“Audrey and Bill” is just a rehash of old news

audreybillbookcoverAudrey Hepburn and William Holden met on the set of Sabrina in 1954. If you’ve watched the film, you’ll notice the chemistry between the two is electric but it wasn’t just acting. The two had a passionate love affair off-screen. For many, this is old news but for Edward Z. Epstein he considered it enough of a juicy, heartbreaking tale to write more than 200 pages about it in Audrey and Bill: A romantic biography of Audrey Hepburn and William Holden

I am a huge fan of both Audrey Hepburn and William Holden. Individually, they are my favorite actress and actor and Sabrina is one of my favorite films. I was interested in this biography from the moment I heard it was announced but as someone who has read countless biographies on Audrey Hepburn and the one biography written about William Holden I wondered what will this author add to this story? Audrey and Bill were not Katharine Hepburn and Spencer Tracy. Their love affair started and basically ended when Sabrina wrapped up filming. Yes, they made another film together ten years later (the forgettable pile of trash known as Paris When it Sizzles), but Bill was involved with French actress Capucine during that production and Hepburn was married to Mel Ferrer. By then Bill was ravaged by alcoholism and it was in Audrey’s words the most unpleasant time of her life filming a movie. So really how did Edward Z. Epstein write 200 plus words about this?

Well, the book is truly two biographies in one. You get to the love story some pages in but it doesn’t even take up the bulk of the book. There is nothing new in Audrey and Bill. The author recycles so many of the same stories that have previously been published and in some parts, it feels like I’m reading fan-fiction. It doesn’t appear that Mr. Epstein interviewed anyone who knew Audrey or Bill as there are very few attributed quotes. The book feels like Mr. Epstein just ripped accounts from fan magazines and stole research from others.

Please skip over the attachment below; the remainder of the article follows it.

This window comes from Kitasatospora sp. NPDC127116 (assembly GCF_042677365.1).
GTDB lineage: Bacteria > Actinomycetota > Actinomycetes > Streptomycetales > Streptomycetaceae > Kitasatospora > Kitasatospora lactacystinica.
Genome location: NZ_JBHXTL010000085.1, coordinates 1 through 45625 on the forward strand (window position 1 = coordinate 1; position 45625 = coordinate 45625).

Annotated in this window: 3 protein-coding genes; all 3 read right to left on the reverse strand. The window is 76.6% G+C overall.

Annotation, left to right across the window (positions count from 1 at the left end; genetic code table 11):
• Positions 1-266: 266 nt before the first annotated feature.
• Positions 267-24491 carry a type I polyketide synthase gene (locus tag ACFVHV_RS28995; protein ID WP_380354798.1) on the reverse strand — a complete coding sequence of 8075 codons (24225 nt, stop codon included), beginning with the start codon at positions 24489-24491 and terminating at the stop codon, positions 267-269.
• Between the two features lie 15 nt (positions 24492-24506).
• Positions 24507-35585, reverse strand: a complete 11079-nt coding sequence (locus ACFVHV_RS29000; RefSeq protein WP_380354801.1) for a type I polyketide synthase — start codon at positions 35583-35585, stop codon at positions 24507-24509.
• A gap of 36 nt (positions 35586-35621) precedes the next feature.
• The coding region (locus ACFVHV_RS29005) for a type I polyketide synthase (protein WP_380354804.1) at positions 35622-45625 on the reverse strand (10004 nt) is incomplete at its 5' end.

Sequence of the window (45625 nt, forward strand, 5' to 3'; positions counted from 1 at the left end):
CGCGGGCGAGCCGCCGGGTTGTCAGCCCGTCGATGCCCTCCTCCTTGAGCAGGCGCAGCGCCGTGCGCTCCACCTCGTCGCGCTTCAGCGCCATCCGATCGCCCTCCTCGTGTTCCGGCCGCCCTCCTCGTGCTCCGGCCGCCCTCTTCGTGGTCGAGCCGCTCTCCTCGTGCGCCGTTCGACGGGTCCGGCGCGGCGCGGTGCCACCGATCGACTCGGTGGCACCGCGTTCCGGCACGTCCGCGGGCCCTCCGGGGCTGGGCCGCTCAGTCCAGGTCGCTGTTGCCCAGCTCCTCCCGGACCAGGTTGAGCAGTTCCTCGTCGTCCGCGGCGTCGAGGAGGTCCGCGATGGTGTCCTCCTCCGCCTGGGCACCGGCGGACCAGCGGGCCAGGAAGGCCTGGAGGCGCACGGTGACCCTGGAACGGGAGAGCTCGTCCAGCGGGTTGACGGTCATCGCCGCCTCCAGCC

I wanted to like this book so much but it’s a giant bore. Honestly, the love affair between Audrey and Bill isn’t really all that scandalous to begin with. Perhaps people want to make it into something salacious because Audrey represents an elegance that is synonymous with perfection. She is the anti-Marilyn Monroe with a subtle sensuality. The thought of her having an affair seems to go against that but that’s unfair to Audrey because she didn’t craft that persona, the media did. The book also leans more to Audrey’s life, we learn more about her life with Bill’s sprinkled in. Both are fascinating subjects with very different upbringings. I wasn’t surprised this is more Audrey heavy because she’s the more popular figure at the same time I was left disappointed because there’s not much devoted to Bill’s life as it is.

audrey_bill_parissizzlesI will give Mr. Epstein credit for writing with a great deal of respect for his subjects. Audrey doesn’t come off as a homewrecker and Bill doesn’t come off as a jerk, the two come off as two people who just fell in love. Their love story is an unfortunate and heartbreaking one. You walk away from this book feeling sympathy for both despite the circumstances. Still, I wouldn’t recommend this one. If you’re interested in learning about Audrey and Bill, I’d recommend individual biographies about the two because they shine light on the fascinating people these individuals were. I’d check out Enchantment: The Life of Audrey Hepburn by Donald Spoto and Golden Boy: The Untold Story of William Holden by Bob Thomas.

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